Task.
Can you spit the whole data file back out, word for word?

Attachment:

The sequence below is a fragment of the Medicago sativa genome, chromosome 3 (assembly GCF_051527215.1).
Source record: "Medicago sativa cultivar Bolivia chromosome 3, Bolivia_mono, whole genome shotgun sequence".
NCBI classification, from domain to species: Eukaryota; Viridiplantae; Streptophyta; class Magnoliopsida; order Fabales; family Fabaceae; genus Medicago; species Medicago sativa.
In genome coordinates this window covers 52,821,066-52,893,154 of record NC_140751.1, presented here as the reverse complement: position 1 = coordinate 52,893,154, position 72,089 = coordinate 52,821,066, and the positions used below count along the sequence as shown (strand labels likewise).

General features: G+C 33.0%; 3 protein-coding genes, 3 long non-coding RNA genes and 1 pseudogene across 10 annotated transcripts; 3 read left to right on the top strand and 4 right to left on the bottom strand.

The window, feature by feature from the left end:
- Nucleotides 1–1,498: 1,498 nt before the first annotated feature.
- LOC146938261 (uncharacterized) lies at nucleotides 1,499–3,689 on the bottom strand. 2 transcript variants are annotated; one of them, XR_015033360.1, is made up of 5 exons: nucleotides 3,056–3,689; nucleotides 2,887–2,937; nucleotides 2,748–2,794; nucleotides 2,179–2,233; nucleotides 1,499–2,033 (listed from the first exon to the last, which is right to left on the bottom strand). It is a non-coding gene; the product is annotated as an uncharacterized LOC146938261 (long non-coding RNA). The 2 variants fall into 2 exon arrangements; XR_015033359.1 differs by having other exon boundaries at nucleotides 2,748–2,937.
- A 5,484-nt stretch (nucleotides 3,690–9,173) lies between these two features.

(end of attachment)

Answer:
The sequence below is a fragment of the Medicago sativa genome, chromosome 3 (assembly GCF_051527215.1).
Source record: "Medicago sativa cultivar Bolivia chromosome 3, Bolivia_mono, whole genome shotgun sequence".
NCBI classification, from domain to species: Eukaryota; Viridiplantae; Streptophyta; class Magnoliopsida; order Fabales; family Fabaceae; genus Medicago; species Medicago sativa.
In genome coordinates this window covers 52,821,066-52,893,154 of record NC_140751.1, presented here as the reverse complement: position 1 = coordinate 52,893,154, position 72,089 = coordinate 52,821,066, and the positions used below count along the sequence as shown (strand labels likewise).

General features: G+C 33.0%; 3 protein-coding genes, 3 long non-coding RNA genes and 1 pseudogene across 10 annotated transcripts; 3 read left to right on the top strand and 4 right to left on the bottom strand.

The window, feature by feature from the left end:
- Nucleotides 1–1,498: 1,498 nt before the first annotated feature.
- LOC146938261 (uncharacterized) lies at nucleotides 1,499–3,689 on the bottom strand. 2 transcript variants are annotated; one of them, XR_015033360.1, is made up of 5 exons: nucleotides 3,056–3,689; nucleotides 2,887–2,937; nucleotides 2,748–2,794; nucleotides 2,179–2,233; nucleotides 1,499–2,033 (listed from the first exon to the last, which is right to left on the bottom strand). It is a non-coding gene; the product is annotated as an uncharacterized LOC146938261 (long non-coding RNA). The 2 variants fall into 2 exon arrangements; XR_015033359.1 differs by having other exon boundaries at nucleotides 2,748–2,937.
- A 5,484-nt stretch (nucleotides 3,690–9,173) lies between these two features.